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State-owned German rail operator Deutsche Bahn has said the COVID-19 pandemic has plunged it into its worst-ever financial crisis. The company says talks with worker representatives to find savings will begin this week.
Chief executive Richard Lutz on Tuesday said the state rail operator was hemorrhaging cash "in the three-digit-millions" each month, and that the situation was set to persist until at least December.
"In the current business year, this will lead to the biggest operating loss in the history of DB," Lutz wrote in a letter to employees.
"We expect impacts totaling billions stemming from the coronavirus in the following years, too," he said.
A massive drop in traffic, in large part because of the travel restrictions imposed by Berlin to control the coronavirus' spread, has drained Deutsche Bahn (DB) of revenue.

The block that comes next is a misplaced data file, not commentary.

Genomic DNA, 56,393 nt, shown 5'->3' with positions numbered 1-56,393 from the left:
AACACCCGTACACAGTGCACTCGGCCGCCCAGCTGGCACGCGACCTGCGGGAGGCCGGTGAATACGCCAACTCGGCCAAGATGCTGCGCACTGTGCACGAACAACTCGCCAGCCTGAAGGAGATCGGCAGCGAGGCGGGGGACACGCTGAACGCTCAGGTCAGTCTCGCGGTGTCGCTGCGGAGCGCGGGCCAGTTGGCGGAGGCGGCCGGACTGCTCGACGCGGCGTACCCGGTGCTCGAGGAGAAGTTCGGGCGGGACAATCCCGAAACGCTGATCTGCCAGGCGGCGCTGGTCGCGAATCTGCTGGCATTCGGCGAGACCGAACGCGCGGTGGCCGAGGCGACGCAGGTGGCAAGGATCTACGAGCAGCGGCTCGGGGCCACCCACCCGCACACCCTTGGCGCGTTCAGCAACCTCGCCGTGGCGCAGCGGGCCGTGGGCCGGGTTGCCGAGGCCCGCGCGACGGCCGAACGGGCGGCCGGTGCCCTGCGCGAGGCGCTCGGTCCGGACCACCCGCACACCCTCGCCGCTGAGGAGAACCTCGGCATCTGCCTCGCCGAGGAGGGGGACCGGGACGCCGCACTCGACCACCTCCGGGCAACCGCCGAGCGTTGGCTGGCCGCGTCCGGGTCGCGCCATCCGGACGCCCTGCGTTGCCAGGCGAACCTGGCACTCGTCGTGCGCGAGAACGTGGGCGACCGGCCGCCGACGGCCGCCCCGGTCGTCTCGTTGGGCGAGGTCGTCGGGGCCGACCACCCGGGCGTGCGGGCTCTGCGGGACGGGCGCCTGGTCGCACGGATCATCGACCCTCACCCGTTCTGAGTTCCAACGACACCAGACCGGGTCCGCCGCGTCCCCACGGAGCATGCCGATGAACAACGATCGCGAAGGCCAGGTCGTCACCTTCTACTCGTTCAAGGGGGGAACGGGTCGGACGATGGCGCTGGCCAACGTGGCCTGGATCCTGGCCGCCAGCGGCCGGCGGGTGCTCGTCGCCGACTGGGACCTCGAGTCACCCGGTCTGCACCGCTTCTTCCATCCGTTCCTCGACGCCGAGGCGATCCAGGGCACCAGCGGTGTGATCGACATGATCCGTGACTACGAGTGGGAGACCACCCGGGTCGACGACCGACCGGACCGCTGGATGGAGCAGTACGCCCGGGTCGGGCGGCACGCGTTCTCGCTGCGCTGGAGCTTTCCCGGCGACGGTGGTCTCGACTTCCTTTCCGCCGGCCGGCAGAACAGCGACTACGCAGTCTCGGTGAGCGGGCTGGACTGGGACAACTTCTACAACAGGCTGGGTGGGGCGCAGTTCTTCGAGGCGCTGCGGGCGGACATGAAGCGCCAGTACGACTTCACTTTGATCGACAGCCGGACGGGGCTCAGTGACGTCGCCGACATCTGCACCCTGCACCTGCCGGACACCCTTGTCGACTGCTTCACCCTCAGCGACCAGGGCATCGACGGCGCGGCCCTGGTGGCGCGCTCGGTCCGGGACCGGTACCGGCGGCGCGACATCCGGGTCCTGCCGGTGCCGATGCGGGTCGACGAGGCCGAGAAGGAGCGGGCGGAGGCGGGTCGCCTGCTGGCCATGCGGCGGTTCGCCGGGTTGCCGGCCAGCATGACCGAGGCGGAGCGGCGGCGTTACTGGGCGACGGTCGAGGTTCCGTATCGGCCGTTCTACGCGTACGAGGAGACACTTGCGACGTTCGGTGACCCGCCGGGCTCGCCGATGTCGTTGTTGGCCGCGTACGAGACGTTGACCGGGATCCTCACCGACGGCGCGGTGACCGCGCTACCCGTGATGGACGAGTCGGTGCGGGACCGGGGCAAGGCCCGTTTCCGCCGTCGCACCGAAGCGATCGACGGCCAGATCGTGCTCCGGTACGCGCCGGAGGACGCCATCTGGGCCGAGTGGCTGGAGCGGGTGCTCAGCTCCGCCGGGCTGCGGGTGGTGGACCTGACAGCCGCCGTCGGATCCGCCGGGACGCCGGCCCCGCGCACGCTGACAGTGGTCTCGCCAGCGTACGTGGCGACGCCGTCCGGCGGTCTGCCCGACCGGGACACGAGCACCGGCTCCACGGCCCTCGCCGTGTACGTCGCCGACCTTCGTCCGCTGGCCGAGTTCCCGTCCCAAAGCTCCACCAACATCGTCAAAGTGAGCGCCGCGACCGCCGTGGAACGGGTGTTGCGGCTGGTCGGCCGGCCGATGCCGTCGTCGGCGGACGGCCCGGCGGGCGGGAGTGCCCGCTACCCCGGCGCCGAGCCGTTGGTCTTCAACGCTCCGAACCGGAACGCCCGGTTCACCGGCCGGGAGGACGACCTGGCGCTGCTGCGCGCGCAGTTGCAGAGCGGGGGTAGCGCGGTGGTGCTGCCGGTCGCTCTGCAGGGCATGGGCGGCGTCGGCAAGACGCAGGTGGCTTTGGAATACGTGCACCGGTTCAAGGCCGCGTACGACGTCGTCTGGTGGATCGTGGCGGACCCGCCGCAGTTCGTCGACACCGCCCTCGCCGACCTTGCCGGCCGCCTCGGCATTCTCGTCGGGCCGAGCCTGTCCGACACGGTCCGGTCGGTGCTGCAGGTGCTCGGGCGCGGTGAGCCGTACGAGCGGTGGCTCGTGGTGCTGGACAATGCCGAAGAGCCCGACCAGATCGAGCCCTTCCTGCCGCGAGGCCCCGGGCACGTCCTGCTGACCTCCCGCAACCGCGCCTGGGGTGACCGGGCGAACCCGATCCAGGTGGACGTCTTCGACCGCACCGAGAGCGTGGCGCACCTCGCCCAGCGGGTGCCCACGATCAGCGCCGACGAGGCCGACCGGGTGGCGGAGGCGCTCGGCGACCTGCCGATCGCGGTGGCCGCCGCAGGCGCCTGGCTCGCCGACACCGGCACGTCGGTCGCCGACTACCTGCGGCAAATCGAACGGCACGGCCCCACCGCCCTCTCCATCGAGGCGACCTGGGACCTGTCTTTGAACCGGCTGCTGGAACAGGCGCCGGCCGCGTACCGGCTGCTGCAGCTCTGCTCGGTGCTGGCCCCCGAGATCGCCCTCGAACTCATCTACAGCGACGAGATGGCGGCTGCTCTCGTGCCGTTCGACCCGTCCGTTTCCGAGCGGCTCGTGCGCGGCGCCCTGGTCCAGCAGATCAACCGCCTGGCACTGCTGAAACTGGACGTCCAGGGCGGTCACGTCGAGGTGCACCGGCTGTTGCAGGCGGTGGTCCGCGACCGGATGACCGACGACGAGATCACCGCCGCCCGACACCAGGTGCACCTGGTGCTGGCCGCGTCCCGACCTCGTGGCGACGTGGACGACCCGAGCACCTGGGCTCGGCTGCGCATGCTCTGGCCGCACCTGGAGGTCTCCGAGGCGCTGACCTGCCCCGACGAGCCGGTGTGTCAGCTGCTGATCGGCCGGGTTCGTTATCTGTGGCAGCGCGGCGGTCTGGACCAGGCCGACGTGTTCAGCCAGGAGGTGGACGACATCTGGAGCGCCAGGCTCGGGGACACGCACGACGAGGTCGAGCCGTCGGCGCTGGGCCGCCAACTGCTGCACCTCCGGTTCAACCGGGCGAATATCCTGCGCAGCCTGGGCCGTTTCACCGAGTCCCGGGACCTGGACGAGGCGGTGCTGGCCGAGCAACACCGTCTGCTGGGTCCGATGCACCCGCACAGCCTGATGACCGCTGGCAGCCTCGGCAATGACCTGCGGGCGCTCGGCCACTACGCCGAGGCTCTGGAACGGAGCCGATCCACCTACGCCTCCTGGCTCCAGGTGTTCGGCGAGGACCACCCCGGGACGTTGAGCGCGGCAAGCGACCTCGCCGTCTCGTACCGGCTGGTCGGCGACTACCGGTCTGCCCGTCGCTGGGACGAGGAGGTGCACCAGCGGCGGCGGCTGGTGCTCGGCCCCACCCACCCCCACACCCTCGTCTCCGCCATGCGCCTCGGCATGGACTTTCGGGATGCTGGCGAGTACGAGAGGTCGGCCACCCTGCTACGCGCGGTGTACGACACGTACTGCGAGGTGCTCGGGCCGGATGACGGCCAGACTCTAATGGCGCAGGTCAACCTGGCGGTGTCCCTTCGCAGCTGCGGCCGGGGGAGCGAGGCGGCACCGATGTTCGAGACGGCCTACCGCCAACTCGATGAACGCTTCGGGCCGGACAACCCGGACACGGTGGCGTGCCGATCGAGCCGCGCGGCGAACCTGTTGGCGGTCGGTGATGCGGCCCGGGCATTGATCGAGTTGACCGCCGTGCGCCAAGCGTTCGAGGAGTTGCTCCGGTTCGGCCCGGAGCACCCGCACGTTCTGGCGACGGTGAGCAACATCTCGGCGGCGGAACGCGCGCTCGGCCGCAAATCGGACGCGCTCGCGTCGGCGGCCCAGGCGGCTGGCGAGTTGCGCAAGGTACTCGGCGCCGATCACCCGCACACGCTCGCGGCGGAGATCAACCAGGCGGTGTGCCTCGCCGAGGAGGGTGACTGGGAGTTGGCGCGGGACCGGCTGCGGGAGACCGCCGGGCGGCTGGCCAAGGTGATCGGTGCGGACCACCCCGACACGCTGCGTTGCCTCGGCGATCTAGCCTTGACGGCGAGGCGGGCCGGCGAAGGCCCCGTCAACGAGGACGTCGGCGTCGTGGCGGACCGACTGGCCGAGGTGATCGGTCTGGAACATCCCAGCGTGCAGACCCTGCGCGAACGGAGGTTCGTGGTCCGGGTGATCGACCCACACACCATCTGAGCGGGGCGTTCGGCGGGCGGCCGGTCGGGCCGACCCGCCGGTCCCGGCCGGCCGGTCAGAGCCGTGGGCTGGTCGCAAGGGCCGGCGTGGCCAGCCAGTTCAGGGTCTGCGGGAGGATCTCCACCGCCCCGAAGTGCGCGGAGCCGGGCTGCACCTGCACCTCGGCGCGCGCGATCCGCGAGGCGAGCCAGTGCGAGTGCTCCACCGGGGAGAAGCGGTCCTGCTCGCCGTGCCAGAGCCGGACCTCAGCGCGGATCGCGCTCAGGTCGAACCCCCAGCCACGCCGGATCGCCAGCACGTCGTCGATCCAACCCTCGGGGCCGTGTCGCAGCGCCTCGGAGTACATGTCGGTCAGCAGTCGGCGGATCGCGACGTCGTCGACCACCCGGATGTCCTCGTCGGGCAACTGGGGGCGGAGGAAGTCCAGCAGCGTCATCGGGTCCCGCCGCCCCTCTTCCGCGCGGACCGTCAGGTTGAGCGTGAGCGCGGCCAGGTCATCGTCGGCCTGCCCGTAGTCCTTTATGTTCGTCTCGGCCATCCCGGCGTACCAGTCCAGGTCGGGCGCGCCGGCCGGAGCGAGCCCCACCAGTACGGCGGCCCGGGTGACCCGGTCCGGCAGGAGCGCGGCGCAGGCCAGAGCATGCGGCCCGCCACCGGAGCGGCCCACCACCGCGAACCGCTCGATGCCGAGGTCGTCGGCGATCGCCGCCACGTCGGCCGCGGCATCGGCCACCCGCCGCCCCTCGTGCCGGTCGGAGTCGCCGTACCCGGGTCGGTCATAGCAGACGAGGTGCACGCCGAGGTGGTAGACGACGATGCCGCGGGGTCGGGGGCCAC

Ministers have since agreed that passenger numbers should "double" by 2030 as part of a broader scheme to boost rail transport.
Politicians would like to see DB built up as a way to slash the environmental impact of Germany's highly polluting transport sector.
Job losses ruled out for now
In early June, Berlin stepped in with around €5 billion ($5.6 billion) to keep the rail operator afloat.
However, bosses will also have to find savings to clean up their finances, including €2 billion in labor costs.
"All stakeholders have to be part of the solution. Board members and managers, but also all employees," CEO Lutz said ahead of talks with rail workers' union EVG, set to begin this week.
The union has reassured employees that job losses are ruled out for the time after signing a deal with executives earlier this month.
A January agreement between DB and Berlin calls for €62 billion of extra government investment and €24 billion euros of investment from the rail company itself by 2030.
rc/rs (AFP, dpa)